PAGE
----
Non-fiction Keith Gessen's horse's-mouth account of the economic crisis delivers received Wall Street wisdom with an engagingly oppositional sheen, writes Scott McLemee
Confessions of an anonymous hedge fund manager
Keith Gessen's horse's-mouth account of the economic crisis delivers received Wall Street wisdom with an engagingly oppositional sheen, writes Scott McLemee Diary of a Very Bad Year: Confessions of an Anonymous Hedge Fund Manager Keith Gessen Harper Perennial Dh56 Jim Barnett, the title character of Mary McCarthy's story A Portrait of the Intellectual as a Yale Man, is a genial and self-assured American liberal who becomes radicalised - however temporarily and unsystematically - following the crash of 1929. He is modelled on various real-life figures (John Chamberlain, Dwight Macdonald and James Burnham) who would have been recognisable when it appeared in The Company She Keeps (1942). But he could be alive now, after all. The type is perennial; for the influx of young Ivy Leaguers into literary and political circles is continuous, and prone to what Marx would call a crisis of overproduction.
Musing over social conditions with an old classmate following a game of tennis, Barnett exercises a subtle influence on public opinion. "Later that evening," McCarthy writes, the friend "might remark to his wife that maybe it would be a good idea (didn't she think) to lay in a stock of durable consumer goods - in case, oh, in case of inflation, or revolution, or anything like that. His wife would interpret this in terms of cans and leave a big order for Heinz's baked beans, Campbell's tomato soup, and somebody else's chicken à la king with the grocer the next day. This was the phenomenon known as the dissemination of ideas."
The author's tone here is cool and ironic. She is exorcising, or at least placing in containment, the trauma of just a few years earlier: the experience of economic disaster, the menace of impending social breakdown. But her character shares this mood of studied detachment. It is something he absorbs from his education: "A certain intellectual prodigality had been cultivated in the students; it was bad taste to admire anything too wholeheartedly." With global depression in the background, it is permissible to dip a toe into the waters of radicalism, and maybe even a foot; but one knows better than to go skinny-dipping.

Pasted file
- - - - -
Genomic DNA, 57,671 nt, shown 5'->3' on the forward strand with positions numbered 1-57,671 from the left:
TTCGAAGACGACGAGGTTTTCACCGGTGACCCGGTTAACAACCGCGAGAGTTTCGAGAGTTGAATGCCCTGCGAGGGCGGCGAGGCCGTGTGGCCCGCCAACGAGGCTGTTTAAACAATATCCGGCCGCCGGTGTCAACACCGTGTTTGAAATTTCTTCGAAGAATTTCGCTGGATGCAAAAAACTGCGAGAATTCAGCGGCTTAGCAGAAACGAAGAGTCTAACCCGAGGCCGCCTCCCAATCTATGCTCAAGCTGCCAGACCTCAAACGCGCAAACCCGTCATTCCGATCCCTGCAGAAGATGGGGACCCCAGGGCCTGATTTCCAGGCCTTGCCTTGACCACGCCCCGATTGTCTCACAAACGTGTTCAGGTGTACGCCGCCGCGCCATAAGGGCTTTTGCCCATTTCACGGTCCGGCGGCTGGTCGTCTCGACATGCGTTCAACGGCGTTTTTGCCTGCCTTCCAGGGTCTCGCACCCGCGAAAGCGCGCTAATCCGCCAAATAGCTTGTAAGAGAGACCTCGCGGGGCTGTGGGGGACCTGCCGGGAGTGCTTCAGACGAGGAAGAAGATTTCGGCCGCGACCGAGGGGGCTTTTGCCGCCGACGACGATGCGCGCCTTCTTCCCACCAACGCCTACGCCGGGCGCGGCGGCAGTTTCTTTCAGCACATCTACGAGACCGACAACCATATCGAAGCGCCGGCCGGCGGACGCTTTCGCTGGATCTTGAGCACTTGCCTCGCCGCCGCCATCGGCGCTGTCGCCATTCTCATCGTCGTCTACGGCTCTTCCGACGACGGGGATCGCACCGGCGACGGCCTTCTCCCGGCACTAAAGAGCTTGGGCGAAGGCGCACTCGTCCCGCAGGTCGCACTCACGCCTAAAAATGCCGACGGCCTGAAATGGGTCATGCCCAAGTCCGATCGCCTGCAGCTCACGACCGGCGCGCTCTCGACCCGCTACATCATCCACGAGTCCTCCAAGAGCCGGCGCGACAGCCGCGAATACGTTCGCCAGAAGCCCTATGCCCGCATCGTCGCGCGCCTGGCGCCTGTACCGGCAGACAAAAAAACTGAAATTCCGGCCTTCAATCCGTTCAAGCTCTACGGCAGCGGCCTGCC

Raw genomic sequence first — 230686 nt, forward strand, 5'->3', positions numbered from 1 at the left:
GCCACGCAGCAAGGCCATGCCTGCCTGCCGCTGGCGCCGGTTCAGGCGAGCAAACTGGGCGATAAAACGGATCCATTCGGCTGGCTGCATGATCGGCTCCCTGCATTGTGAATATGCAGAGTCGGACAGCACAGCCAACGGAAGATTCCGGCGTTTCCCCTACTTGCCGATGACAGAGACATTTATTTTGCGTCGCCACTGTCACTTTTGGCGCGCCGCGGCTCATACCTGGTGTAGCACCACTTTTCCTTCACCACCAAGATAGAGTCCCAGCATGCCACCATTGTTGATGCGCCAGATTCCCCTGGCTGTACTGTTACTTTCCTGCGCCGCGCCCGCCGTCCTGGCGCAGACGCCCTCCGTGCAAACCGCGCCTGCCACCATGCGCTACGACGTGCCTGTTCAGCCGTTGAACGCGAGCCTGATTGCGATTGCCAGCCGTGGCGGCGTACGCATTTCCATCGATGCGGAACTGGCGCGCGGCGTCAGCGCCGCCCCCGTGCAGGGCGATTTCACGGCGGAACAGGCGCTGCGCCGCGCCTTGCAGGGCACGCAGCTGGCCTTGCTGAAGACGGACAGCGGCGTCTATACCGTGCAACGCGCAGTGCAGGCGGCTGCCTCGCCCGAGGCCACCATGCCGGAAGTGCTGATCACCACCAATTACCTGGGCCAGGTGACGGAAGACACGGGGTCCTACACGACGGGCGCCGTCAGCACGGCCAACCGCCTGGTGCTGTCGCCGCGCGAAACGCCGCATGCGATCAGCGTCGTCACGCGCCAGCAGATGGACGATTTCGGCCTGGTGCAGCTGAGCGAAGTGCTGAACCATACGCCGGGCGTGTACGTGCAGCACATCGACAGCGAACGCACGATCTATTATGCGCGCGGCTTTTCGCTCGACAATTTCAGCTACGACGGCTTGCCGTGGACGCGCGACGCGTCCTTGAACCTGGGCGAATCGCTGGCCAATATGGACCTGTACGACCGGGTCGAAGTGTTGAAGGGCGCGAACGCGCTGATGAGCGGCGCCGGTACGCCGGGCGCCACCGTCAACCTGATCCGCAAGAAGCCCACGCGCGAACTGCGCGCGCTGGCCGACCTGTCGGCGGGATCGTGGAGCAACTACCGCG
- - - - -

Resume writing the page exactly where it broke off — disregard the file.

In Keith Gessen's 2008 novel All the Sad Young Literary Men the central characters were all so many variations on Jim Barnett - even if they had come of age during the economic boom of the 1990s, and even if they were Harvard men, like the author himself. And now, with Diary of a Very Bad Year, contemporary life catches up with the circumstances of McCarthy's satire. Through a series of interviews with an unnamed hedge-fund manager, Gessen chronicles the financial upheaval of 2007 and 2008, and its aftershocks during the first year of the Obama administration.
This is a work of reportage and not of fiction; the anonymous hedge-fund manager has gone on to write for business publications under the pseudonym HFM. But these transcripts are also a kind of literary performance - dialogues as much as interviews, with the participants taking shape on the page as distinct characters or social types. They were originally published by the cultural magazine n+1 and (in spite of the book's title) cover almost two years. We are given a chronicle of political and economic events in the section headings, but there is also an implicit personal narrative which, however incidental, ends up looming very large in the arc of the book.
Gessen, the interviewer, positions himself as a naïf. He knows, and acknowledges knowing, nothing about economics. By contrast, HFM is identified not simply as a native informant from Wall Street but as someone with an interesting and complex background, for whom finance is, writes Gessen, "an intellectual vocation." He has a background in the humanities and as well as some aptitude for understanding the mathematical techniques used by his underlings to analyse and navigate the seas of global speculative activity.
HFM is articulate, and when he ventures too far into the jargon of his profession, the interviewer is there as the reader's proxy to ask for a clarification of terms. The shakiness of the subprime mortgage market in 2007 sets off a chain reaction leading, by autumn of 2008, to the spectre of total financial collapse - followed by a "recovery" that HFM sees as precariously balanced between the risk of a deflationary spiral and chronic inflation. By the end of the book, he has decided to retire and settle down in Austin, Texas, a college town far from the maddening churn of the global markets.